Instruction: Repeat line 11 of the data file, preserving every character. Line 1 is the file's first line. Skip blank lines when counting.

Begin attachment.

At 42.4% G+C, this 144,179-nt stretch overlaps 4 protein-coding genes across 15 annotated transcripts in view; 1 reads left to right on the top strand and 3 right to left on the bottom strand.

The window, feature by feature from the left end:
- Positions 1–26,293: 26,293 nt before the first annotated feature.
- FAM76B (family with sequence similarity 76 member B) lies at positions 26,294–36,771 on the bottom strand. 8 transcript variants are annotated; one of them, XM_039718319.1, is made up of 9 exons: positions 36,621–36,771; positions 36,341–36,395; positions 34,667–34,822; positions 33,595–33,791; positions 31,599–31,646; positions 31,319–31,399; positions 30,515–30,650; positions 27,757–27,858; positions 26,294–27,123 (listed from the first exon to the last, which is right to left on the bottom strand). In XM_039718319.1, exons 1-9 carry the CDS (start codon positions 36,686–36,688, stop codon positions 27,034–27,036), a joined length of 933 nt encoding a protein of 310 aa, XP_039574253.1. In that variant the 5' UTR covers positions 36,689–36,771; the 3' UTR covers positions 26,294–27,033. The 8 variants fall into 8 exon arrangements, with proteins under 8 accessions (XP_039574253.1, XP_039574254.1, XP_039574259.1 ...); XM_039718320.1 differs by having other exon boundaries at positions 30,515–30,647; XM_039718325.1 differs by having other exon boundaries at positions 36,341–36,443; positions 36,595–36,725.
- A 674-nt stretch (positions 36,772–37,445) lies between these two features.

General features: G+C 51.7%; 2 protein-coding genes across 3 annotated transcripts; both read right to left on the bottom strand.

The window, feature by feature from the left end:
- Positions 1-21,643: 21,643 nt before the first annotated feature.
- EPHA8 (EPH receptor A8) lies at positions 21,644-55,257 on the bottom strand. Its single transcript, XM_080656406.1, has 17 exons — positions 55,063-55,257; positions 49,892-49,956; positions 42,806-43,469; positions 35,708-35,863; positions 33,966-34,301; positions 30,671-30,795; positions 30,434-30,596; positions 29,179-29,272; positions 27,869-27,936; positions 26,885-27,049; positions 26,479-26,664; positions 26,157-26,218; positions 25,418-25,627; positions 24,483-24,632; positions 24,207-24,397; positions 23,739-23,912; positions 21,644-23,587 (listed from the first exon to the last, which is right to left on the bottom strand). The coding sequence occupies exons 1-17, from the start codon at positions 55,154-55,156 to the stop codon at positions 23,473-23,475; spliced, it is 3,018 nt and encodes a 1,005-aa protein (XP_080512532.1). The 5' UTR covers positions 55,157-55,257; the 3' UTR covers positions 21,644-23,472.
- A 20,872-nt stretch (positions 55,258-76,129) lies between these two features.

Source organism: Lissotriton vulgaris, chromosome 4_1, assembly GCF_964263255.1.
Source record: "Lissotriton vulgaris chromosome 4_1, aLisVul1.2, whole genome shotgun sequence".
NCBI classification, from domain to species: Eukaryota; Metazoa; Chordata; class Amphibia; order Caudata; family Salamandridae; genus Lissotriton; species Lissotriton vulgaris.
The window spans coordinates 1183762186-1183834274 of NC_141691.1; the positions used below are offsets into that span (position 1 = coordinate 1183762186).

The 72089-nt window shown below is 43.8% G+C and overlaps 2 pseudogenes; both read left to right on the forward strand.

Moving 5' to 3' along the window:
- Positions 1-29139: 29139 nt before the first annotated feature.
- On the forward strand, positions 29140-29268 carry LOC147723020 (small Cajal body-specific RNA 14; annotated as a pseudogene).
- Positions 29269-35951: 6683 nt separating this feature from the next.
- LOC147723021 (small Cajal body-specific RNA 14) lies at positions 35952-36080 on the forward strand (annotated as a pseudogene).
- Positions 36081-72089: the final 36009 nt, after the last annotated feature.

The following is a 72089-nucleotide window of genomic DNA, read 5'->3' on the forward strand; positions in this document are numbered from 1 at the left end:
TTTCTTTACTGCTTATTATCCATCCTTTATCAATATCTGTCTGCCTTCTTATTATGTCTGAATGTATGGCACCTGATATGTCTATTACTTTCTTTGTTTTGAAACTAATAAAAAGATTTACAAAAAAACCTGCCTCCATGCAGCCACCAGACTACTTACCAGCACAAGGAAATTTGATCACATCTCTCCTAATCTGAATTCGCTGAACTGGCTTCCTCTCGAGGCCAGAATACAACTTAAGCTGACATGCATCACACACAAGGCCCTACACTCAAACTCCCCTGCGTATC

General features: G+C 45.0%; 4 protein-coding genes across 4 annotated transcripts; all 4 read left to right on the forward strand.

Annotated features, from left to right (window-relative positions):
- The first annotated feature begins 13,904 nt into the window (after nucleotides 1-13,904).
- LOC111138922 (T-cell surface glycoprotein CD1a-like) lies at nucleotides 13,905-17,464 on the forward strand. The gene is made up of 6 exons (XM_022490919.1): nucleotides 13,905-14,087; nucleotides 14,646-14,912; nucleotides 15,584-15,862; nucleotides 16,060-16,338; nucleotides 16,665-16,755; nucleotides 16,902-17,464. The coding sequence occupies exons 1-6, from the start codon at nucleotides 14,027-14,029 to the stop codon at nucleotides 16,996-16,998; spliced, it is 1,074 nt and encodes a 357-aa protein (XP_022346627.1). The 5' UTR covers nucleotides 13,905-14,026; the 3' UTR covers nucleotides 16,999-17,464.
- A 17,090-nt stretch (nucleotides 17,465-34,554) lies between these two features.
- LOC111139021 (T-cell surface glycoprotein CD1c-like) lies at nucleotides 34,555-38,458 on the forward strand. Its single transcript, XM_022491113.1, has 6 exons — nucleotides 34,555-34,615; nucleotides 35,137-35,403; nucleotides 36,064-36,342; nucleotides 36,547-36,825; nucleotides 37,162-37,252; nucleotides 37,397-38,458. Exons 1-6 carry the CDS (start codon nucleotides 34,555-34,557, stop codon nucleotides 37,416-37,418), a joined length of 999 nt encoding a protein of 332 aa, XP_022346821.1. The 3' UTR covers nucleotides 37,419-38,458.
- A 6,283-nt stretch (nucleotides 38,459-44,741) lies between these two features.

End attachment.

Source organism: Lissotriton vulgaris, chromosome 4_1, assembly GCF_964263255.1.